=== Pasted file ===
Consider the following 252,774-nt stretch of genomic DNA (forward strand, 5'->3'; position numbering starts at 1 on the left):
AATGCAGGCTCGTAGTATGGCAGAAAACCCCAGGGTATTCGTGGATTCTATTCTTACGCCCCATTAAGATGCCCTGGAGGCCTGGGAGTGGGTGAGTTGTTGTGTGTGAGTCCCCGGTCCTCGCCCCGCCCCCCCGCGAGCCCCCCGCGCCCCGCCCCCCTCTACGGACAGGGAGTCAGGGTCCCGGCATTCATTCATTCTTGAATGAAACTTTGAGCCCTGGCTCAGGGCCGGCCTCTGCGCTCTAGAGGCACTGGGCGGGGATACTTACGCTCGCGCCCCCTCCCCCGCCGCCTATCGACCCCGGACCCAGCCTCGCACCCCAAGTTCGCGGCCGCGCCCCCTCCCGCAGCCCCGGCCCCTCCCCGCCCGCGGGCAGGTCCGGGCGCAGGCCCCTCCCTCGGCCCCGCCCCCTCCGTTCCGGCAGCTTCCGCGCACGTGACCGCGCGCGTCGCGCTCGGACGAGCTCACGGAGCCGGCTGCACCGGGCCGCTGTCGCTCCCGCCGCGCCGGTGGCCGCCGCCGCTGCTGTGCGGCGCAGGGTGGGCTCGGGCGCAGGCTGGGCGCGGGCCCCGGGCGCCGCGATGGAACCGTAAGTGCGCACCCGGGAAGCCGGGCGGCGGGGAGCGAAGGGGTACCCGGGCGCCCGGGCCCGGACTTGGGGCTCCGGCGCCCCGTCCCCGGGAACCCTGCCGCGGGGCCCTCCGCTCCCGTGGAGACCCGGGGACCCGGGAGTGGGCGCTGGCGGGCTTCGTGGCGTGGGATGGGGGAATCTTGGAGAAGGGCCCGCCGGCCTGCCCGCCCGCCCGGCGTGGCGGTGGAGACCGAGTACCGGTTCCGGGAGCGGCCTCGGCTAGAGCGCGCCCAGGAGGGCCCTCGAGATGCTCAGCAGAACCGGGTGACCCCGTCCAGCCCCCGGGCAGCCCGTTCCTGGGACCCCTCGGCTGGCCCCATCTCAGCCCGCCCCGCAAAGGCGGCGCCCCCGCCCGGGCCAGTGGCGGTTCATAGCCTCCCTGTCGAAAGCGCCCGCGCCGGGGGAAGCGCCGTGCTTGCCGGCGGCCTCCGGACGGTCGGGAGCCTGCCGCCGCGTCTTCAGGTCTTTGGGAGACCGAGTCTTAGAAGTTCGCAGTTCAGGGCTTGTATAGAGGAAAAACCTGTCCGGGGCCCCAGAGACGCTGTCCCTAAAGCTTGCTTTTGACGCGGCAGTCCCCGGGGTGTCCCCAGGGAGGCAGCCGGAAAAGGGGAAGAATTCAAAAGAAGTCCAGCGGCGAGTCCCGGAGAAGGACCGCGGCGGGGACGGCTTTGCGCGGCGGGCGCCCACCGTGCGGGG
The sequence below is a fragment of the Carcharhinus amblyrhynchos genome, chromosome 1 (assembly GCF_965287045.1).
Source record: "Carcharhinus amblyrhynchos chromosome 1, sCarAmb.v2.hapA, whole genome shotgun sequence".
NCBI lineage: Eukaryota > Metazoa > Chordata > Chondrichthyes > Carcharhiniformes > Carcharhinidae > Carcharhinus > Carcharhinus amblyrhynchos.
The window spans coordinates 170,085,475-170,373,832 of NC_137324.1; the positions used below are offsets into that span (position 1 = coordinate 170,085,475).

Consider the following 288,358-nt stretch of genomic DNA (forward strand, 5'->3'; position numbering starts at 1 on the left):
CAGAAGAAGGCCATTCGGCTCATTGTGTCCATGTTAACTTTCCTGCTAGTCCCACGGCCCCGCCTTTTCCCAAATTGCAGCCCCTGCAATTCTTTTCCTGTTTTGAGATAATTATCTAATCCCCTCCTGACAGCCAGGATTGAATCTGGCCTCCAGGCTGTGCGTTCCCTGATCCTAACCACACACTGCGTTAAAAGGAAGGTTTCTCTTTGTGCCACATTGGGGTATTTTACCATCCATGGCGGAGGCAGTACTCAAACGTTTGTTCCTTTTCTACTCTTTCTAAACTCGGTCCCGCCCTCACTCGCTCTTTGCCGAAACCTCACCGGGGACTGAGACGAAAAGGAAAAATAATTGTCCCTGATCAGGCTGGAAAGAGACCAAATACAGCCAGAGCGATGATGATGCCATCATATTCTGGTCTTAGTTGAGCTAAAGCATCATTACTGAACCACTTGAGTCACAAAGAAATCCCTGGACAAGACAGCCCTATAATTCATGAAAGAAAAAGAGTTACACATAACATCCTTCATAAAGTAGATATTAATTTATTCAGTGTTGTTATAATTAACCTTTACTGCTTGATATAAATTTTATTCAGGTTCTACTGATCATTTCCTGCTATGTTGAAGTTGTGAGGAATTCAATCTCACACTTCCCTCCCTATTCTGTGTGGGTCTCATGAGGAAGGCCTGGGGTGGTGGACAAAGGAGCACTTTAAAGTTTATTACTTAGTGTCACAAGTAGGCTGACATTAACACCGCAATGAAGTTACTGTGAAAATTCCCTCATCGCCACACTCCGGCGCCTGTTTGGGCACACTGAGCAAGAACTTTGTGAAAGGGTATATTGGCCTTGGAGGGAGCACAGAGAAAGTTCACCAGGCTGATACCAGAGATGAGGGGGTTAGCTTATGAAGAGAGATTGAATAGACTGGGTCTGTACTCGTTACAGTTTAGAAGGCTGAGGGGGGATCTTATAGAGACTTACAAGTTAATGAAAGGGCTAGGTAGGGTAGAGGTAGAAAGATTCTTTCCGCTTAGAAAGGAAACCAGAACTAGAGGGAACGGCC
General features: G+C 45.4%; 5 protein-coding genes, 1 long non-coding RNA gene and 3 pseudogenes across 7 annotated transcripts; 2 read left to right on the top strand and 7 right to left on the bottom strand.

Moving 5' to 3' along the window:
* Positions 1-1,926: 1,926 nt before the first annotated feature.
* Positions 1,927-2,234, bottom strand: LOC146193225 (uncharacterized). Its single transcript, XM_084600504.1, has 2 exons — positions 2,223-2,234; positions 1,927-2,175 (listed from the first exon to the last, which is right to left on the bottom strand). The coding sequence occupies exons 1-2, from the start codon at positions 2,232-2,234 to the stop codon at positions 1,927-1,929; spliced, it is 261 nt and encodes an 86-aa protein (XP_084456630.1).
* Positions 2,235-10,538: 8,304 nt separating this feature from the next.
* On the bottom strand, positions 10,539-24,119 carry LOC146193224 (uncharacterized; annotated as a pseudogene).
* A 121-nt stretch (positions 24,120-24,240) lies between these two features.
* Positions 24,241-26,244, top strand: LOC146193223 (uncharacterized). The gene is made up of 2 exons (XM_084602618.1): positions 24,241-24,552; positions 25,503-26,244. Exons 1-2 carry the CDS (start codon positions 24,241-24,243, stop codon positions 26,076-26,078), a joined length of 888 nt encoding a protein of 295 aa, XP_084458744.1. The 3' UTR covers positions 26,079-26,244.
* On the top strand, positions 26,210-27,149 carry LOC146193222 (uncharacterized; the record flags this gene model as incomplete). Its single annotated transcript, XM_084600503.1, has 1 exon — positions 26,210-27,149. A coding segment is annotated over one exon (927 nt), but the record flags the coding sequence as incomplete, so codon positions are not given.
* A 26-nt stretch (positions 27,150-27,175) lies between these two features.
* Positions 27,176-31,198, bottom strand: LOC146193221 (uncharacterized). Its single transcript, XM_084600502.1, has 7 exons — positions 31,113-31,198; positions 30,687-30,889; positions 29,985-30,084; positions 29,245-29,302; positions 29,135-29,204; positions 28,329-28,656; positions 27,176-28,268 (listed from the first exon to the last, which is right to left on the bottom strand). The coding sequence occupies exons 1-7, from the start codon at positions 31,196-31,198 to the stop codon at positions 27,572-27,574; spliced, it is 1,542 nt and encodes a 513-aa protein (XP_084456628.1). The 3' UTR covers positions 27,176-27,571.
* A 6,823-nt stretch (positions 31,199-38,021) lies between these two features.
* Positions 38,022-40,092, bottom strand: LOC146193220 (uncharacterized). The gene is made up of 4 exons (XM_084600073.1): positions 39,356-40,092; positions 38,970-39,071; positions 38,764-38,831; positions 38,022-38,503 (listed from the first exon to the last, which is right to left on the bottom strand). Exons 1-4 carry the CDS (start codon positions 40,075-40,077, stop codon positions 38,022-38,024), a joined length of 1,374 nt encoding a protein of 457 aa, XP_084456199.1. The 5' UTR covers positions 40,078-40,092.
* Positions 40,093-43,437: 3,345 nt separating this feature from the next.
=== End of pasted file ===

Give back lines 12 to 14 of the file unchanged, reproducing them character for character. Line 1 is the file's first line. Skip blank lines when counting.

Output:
* Positions 1,927-2,234, bottom strand: LOC146193225 (uncharacterized). Its single transcript, XM_084600504.1, has 2 exons — positions 2,223-2,234; positions 1,927-2,175 (listed from the first exon to the last, which is right to left on the bottom strand). The coding sequence occupies exons 1-2, from the start codon at positions 2,232-2,234 to the stop codon at positions 1,927-1,929; spliced, it is 261 nt and encodes an 86-aa protein (XP_084456630.1).
* Positions 2,235-10,538: 8,304 nt separating this feature from the next.
* On the bottom strand, positions 10,539-24,119 carry LOC146193224 (uncharacterized; annotated as a pseudogene).